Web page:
To sum up:
It improves pings by removing latency on your own computer associated with the windows network stack. This also off-loads network-related duties from the CPU, thus freeing CPU time for other activities, like the game you're playing. Obviously, the game would have to be network-bound and/or CPU bound for any of this to have a noticable effect. WoW and FEAR, according to Anandtech, happen to be two of those games where the effect was noticeable. Read the damn review.

If you have a low end rig, your $150 are better spent on hardware upgrades, not a KillerNic (but you would notice a big improvement, just not as big as if you got a better video card, for example). If you have a high end rig, you're unlikely to notice the improvement caused by the KillerNic. Somewhere in between, the KillerNic might make sense for some people.


RE: at least it doesn't look like crap anymore...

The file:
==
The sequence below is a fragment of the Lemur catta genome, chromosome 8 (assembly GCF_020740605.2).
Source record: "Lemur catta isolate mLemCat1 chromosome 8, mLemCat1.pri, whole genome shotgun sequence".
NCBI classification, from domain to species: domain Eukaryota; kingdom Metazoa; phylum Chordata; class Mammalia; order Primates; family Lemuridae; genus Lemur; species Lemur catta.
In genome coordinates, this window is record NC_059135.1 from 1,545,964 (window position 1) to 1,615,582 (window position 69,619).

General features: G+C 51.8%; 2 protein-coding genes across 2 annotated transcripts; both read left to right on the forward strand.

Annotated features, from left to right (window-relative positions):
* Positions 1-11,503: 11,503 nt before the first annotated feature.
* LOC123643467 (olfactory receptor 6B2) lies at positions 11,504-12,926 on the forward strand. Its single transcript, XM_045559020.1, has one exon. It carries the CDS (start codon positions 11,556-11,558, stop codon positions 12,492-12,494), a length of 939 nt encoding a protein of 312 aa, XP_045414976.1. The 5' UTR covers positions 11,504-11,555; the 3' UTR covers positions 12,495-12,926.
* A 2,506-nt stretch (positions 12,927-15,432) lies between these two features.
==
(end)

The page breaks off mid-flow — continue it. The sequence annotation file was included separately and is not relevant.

By Sunner on 2/16/2007 3:13:44 AM , Rating: 3
[q]It improves pings by removing latency on your own computer associated with the windows network stack. This also off-loads network-related duties from the CPU, thus freeing CPU time for other activities, like the game you're playing. Obviously, the game would have to be network-bound and/or CPU bound for any of this to have a noticable effect. WoW and FEAR, according to Anandtech, happen to be two of those games where the effect was noticeable. Read the damn review.[/q]

Windows network stack?
Please, how much time do you think a packet will spend in there before taking that 100+ MS roundtrip outside your computer?
I have a 450 MHz P-II acting as a firewall, it handles stateful inspection of 100 Mbit worth of traffic just fine.